Tokyo 2020: Forum for Decent Work

03 October 2018 21:01

One of the worksites for the 2020 Tokyo Olympics.

On 28 September the BWI and its Japanese Affiliates Council (BWI-JAC) held an international forum looking at the risks to human rights involved in the preparation for the Tokyo 2020 Summer Olympics. 

The Forum brought together stakeholders from unions, government and Tokyo 2020 implementing agencies, including the Tokyo Organising Committee of the Olympic and Paralympic Games and the Tokyo Metropolitan Government. 

In his opening remarks, Dietmar Schaefers, Deputy President of BWI and Chair of the BWI Ad Hoc Working Group for Sports Campaign for Decent Work stated, “We hope that this event will represent an opportunity for all stakeholders to share their positive experience of social dialogue in previous mega sporting events.”

The first panel involved wide-ranging discussions on social and labour clauses binding the procurement process, and measures that project holders have put in place to resolve grievances.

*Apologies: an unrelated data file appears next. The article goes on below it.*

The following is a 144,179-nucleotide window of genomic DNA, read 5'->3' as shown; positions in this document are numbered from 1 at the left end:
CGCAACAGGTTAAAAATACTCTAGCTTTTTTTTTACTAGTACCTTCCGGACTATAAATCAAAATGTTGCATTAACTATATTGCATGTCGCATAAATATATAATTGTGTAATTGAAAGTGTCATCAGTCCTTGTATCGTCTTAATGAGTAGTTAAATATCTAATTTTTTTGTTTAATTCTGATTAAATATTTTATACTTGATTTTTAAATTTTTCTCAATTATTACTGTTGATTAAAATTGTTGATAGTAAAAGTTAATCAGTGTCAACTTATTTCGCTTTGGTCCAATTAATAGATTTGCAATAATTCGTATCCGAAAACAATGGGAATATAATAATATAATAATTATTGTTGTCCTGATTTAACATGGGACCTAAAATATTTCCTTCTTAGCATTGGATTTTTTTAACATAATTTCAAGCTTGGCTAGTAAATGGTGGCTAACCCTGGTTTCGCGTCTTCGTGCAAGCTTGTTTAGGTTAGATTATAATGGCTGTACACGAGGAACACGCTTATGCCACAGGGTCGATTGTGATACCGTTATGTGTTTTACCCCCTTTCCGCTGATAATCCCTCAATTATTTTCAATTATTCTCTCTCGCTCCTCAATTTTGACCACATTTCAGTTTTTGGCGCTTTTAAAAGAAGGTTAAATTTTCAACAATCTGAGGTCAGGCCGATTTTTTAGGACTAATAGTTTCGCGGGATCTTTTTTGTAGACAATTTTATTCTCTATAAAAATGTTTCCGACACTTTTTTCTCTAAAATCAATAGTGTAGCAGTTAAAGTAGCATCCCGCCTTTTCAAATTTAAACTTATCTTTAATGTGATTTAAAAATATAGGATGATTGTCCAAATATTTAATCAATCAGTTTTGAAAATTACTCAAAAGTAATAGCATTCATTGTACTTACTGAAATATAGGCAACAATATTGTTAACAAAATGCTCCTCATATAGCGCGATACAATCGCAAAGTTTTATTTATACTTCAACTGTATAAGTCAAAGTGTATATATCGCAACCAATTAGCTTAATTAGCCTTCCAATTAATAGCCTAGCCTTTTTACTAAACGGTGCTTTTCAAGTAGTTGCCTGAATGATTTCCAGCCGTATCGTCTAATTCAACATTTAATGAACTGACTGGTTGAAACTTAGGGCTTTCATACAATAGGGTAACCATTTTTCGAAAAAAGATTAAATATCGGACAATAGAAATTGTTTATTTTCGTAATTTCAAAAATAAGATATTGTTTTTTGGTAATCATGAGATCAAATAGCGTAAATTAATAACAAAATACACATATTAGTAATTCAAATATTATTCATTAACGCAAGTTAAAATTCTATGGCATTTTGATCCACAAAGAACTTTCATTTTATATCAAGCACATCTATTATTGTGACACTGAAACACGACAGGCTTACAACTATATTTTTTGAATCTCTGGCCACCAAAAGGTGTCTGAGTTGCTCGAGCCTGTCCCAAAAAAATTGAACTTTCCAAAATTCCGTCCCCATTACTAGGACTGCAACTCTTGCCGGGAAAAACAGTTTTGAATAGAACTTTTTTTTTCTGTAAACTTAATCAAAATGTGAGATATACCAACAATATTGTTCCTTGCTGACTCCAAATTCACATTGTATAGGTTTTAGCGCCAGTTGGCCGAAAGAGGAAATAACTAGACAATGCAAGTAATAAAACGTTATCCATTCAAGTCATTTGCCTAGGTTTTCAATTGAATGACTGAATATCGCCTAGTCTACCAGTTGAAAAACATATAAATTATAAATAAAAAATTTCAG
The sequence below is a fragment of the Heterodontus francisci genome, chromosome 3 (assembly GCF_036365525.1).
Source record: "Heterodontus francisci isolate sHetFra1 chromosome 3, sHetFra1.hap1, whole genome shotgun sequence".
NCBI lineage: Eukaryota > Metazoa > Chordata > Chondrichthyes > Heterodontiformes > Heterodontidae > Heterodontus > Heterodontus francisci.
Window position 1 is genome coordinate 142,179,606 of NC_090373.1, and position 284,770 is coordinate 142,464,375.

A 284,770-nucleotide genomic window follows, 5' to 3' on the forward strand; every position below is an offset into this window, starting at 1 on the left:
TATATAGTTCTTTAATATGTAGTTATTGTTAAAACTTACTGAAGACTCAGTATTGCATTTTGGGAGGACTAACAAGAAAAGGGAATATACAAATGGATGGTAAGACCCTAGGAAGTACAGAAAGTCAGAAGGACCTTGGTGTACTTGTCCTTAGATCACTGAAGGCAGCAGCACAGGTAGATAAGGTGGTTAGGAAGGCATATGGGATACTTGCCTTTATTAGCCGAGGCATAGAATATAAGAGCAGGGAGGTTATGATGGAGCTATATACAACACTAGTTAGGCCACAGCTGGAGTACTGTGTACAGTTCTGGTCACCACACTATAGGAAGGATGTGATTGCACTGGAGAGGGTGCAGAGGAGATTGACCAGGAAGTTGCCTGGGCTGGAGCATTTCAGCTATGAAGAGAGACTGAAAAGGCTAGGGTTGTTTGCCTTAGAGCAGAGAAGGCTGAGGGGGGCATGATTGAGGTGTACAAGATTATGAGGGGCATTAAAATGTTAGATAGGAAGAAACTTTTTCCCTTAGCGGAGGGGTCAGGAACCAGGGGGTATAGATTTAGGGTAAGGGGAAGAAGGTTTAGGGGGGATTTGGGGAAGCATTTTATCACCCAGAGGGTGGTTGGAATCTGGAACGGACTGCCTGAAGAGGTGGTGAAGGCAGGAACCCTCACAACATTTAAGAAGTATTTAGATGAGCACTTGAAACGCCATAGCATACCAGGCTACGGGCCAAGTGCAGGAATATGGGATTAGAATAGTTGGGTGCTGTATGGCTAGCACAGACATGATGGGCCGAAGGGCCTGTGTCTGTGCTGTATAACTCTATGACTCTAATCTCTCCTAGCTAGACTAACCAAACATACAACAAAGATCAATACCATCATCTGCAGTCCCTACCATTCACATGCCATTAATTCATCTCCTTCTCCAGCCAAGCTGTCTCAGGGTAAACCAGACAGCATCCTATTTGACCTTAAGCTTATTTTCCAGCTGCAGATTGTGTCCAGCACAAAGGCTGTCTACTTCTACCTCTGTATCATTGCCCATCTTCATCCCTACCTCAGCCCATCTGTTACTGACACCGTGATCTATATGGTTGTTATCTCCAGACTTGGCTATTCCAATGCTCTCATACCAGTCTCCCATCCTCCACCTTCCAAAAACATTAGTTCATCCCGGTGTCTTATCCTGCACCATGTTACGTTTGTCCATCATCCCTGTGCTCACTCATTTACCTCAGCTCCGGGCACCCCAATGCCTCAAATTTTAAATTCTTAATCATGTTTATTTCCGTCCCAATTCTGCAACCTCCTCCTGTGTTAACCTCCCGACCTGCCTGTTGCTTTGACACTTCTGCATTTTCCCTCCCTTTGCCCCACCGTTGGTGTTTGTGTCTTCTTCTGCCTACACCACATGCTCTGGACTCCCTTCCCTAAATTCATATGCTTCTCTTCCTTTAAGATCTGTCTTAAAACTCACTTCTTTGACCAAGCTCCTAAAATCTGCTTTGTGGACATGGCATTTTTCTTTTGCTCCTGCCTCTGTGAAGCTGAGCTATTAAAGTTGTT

“At the moment the rules are very good, but accessibility is key. Workers need to have access to easy-to-use mechanisms that deliver justice swiftly,” noted Johan Lindholm, Vice-President for BWI Europe Region and Chairman of the Swedish construction workers’ union Byggnads.

Another core area of discussion was around how to guarantee workers’ rights in the construction industry, where subcontracting is commonplace. “I’m not going to pretend that’s an easy question,” said BWI Asia-Pacific Vice President Dave Noonan. 

“When a company makes a decision to outsource parts of the construction process that is often a commercial decision, but it has impacts on the roles and responsibilities of protecting workers’ rights and conditions. In our view, lead contractors should exercise responsibility right down the chain of subcontracting.” Health and safety was also a key focus, particularly with a number of projects behind schedule. The Japanese construction work has an embedded culture of overwork, and the 2017 fatality that occurred at the New National Stadium was a result of a worker doing 190 hours of overtime work within a single month. 

“All stakeholders involved will need to be mindful of how the culture of overwork can magnify existing health and safety risks and engage specific strategies to ensure that all work is carried out in a safe manner,” said Ambet Yuson, General Secretary of BWI. 

Panel on Human Rights and Mega Sporting Events.